First, a couple of videos, a comment (at the very end) in context and a (presumably more prepared) follow-up:

Now, I like Mike Huckabee personally even though I disagree with his political statements at least 40% of the time. I think he’s generally a fun-loving, commpassionate, smart guy, and for better or worse he’s not a cookie-cutter conservative.

But, during the election season and in response to the Newtown tragedy, Mr. Huckabee confirmed the worst Christian stereotype. And, I’m afraid many preachers followed his example in their sermons the next Sunday.

He tried to place the blame somewhere that it doesn’t belong. The blame lies squarely on Adam Lanza and anyone who knew of his impaired mental health, was in a position to help him but did nothing.

I actually heard a sermon in which the preacher, after he talked about those who “celebrate what God says is wrong” invited his congregation to repent on behalf of those who were responsible for the nation’s turn from God, which resulted in this shooting. That’s almost a direct quote, and I’m pretty sure it’s not hard to figure out what specific group of people he was talking about. I was frankly appalled.

Now, there are a lot of reasons I believe that what Huckabee said was wrong and that it was the wrong time to say it, but I don’t want to get lost in the weeds here. I think it’s enough, for now, to say that I was disappointed that such an admired Christian spokesman as Mike Huckabee chose to use this tragedy for political purposes.

I’m also disappointed that he chose to use the “God’s Judgment” theme in a way he likely knew would be repeated in churches across America. It’s arrogant and it damages Christianity! God will stay undamaged, but His followers won’t.

To be sure, the Christian Right is not the only group to use the tragedy for their own purposes (notably the gun control advocates), but Christians should be better than this.

Glenn Beck and his ilk

This is a blog about American culture written by me, a Christian.  The underlying goal of this blog is to help bring disparate voices together so the “rank and file” Christian can form intelligent and educated opinions.  I do not want Christians to end their involvement in the culture or even politics, but I do want to see that involvement more effective for the sake of the Gospel.  This blog’s content will question those cultural and political activists who claim to speak for the Christian Church.  Thus, people you will not see a lot of on this blog are:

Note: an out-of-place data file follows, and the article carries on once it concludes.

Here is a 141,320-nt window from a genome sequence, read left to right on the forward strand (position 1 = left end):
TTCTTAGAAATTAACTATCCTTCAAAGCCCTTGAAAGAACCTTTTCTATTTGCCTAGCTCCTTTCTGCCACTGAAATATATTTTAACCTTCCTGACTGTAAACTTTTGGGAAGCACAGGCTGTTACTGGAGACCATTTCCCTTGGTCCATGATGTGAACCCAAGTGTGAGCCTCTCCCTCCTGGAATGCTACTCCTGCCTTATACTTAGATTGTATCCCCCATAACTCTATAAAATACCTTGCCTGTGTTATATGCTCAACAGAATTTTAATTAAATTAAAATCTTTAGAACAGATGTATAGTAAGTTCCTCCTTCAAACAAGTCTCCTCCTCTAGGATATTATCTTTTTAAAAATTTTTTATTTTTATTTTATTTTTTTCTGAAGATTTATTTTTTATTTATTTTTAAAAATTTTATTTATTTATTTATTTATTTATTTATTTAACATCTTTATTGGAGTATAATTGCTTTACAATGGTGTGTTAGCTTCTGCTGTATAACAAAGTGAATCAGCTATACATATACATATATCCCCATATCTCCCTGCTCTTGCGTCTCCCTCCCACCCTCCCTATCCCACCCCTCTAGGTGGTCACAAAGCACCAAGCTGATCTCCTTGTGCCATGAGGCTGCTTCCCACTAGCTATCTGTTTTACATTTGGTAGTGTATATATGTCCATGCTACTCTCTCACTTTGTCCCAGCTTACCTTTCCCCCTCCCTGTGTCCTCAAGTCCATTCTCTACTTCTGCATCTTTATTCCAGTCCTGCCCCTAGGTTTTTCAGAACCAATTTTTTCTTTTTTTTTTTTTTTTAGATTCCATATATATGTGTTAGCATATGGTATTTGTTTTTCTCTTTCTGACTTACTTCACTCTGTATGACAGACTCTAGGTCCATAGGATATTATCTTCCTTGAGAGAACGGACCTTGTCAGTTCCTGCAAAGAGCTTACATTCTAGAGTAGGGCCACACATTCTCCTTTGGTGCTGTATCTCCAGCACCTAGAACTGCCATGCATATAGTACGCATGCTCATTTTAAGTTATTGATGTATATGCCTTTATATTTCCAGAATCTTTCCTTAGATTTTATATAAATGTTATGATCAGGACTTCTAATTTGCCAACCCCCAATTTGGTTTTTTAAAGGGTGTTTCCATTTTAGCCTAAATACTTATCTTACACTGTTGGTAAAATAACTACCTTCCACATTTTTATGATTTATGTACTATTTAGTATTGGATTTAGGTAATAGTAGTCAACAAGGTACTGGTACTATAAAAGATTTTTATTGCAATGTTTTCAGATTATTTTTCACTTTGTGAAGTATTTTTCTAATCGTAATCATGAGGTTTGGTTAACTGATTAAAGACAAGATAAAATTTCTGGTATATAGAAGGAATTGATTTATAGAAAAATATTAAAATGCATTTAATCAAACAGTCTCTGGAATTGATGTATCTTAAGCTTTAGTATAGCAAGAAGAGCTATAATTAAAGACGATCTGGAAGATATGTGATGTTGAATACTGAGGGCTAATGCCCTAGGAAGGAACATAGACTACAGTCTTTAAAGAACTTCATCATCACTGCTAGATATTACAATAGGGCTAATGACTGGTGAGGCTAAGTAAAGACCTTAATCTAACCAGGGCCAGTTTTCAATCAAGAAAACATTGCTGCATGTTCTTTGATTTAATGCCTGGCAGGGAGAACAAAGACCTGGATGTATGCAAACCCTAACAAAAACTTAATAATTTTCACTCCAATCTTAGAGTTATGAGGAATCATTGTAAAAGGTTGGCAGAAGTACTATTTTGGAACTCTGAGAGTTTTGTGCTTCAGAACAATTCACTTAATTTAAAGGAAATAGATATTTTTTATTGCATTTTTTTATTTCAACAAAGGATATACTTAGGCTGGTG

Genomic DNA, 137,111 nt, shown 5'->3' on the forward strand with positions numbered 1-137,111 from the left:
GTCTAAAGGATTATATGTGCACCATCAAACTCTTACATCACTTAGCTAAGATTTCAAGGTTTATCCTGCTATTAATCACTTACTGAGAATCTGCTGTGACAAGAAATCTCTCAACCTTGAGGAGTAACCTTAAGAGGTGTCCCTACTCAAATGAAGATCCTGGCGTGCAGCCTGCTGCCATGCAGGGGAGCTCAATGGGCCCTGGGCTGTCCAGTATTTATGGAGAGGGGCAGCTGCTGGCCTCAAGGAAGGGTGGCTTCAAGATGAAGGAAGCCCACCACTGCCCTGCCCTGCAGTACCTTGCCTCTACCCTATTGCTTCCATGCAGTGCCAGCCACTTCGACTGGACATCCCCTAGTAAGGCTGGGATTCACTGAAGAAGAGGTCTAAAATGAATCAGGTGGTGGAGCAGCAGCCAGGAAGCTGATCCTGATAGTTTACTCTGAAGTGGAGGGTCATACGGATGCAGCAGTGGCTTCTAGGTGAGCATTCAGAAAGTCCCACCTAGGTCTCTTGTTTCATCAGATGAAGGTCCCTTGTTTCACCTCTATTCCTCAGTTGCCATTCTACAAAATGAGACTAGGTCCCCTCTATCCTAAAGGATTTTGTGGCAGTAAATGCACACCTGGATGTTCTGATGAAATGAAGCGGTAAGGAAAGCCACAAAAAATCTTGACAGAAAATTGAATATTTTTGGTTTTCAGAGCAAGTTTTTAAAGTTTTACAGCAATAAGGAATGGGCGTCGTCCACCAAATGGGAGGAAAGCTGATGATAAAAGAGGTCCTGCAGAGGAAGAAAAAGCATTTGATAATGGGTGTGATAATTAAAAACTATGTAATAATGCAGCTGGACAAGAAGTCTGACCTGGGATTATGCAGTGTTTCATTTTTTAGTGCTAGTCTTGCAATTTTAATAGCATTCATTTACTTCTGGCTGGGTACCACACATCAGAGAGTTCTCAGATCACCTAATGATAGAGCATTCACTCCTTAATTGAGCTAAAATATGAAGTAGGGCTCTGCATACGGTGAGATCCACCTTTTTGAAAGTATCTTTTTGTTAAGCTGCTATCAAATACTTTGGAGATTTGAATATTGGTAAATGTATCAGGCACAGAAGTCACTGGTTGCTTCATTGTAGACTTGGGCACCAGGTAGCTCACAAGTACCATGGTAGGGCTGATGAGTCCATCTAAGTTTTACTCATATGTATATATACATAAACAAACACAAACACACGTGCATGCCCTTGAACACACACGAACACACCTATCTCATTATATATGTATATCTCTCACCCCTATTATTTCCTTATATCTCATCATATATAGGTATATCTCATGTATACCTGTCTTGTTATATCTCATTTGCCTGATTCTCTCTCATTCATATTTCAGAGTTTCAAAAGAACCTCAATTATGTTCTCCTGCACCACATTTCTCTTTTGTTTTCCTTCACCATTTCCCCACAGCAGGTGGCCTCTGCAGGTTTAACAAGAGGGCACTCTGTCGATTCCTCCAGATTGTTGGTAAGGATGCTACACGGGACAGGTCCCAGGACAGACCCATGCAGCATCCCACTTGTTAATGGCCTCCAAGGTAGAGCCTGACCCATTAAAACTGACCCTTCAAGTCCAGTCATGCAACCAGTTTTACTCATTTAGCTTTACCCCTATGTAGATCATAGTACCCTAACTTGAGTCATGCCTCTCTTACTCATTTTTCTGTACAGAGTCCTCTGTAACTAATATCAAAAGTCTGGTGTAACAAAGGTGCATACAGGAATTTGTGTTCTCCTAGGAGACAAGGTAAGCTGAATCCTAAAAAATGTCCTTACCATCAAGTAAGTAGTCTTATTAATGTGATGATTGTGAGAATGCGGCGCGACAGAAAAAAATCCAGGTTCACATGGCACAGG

• Glenn Beck
  • Rush Limbaugh
  • Sean Hannity (though as a Roman Catholic, he may appear more than some others)
  • Bill O’Reilly

and others who do not claim to be Christians or whose commentary is primarily political.  Yes, they influence the Church and speak on moral issues with political implications.  However, this blog is not about whom we should elect but about what we the members of the Christian Church think and who should speak for us.

Thus, you will, most likely, frequently see the names of these and other people and organizations (because people tend to speak through organizations):

  • James Dobson/Focus on the Family
  • Ralph Reed/Faith & Freedom Coalition
  • Family Research Council
  • Sarah Palin
  • Mike Huckabee
  • Jim Wallis/Sojourners & the God’s Politics Blog
  • Tony Campolo
  • Brian McLaren
  • Ron Sider/Evangelicals for Social Action

You may notice that the second list includes people who fall all along the political and cultural spectrum.  I envision this blog to, eventually, become something of a clearinghouse of ideas from many perspectives.  In the meantime, though, I believe the first step is to think critically about what those who speak for us, the Church, are saying.  I’ll try to do this by digging into the reasons behind the things these voices say and their implications.

I’ll often draw my own conclusions.  Ultimately, though, the discernment is up to you.

As always, please comment and include people and organizations you think I should have included on my list.  I know there are more, and I know who many of them are.  But, if you want to discuss certain people and organizations, let me know.  Also, feel free to question my own motives, actions, and opinions.  Discussion and discourse contribute to an intelligent, truthful, and effective Church.  Please, just be respectful.